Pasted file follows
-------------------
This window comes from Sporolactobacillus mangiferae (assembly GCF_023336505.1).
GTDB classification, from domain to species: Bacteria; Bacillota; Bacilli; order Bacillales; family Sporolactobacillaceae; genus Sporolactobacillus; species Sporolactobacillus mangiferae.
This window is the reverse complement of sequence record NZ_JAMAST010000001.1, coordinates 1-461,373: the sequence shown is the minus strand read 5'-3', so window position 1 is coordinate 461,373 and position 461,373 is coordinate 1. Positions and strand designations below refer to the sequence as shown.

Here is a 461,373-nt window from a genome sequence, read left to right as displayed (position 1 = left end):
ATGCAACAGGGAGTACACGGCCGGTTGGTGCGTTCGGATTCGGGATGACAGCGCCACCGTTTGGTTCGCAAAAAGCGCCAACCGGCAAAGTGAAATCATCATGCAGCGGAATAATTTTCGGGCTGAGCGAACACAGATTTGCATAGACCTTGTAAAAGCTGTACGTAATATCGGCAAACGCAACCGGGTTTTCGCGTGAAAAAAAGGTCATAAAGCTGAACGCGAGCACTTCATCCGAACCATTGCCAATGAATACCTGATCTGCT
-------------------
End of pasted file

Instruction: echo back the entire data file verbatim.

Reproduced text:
This window comes from Sporolactobacillus mangiferae (assembly GCF_023336505.1).
GTDB classification, from domain to species: Bacteria; Bacillota; Bacilli; order Bacillales; family Sporolactobacillaceae; genus Sporolactobacillus; species Sporolactobacillus mangiferae.
This window is the reverse complement of sequence record NZ_JAMAST010000001.1, coordinates 1-461,373: the sequence shown is the minus strand read 5'-3', so window position 1 is coordinate 461,373 and position 461,373 is coordinate 1. Positions and strand designations below refer to the sequence as shown.

Here is a 461,373-nt window from a genome sequence, read left to right as displayed (position 1 = left end):
ATGCAACAGGGAGTACACGGCCGGTTGGTGCGTTCGGATTCGGGATGACAGCGCCACCGTTTGGTTCGCAAAAAGCGCCAACCGGCAAAGTGAAATCATCATGCAGCGGAATAATTTTCGGGCTGAGCGAACACAGATTTGCATAGACCTTGTAAAAGCTGTACGTAATATCGGCAAACGCAACCGGGTTTTCGCGTGAAAAAAAGGTCATAAAGCTGAACGCGAGCACTTCATCCGAACCATTGCCAATGAATACCTGATCTGCT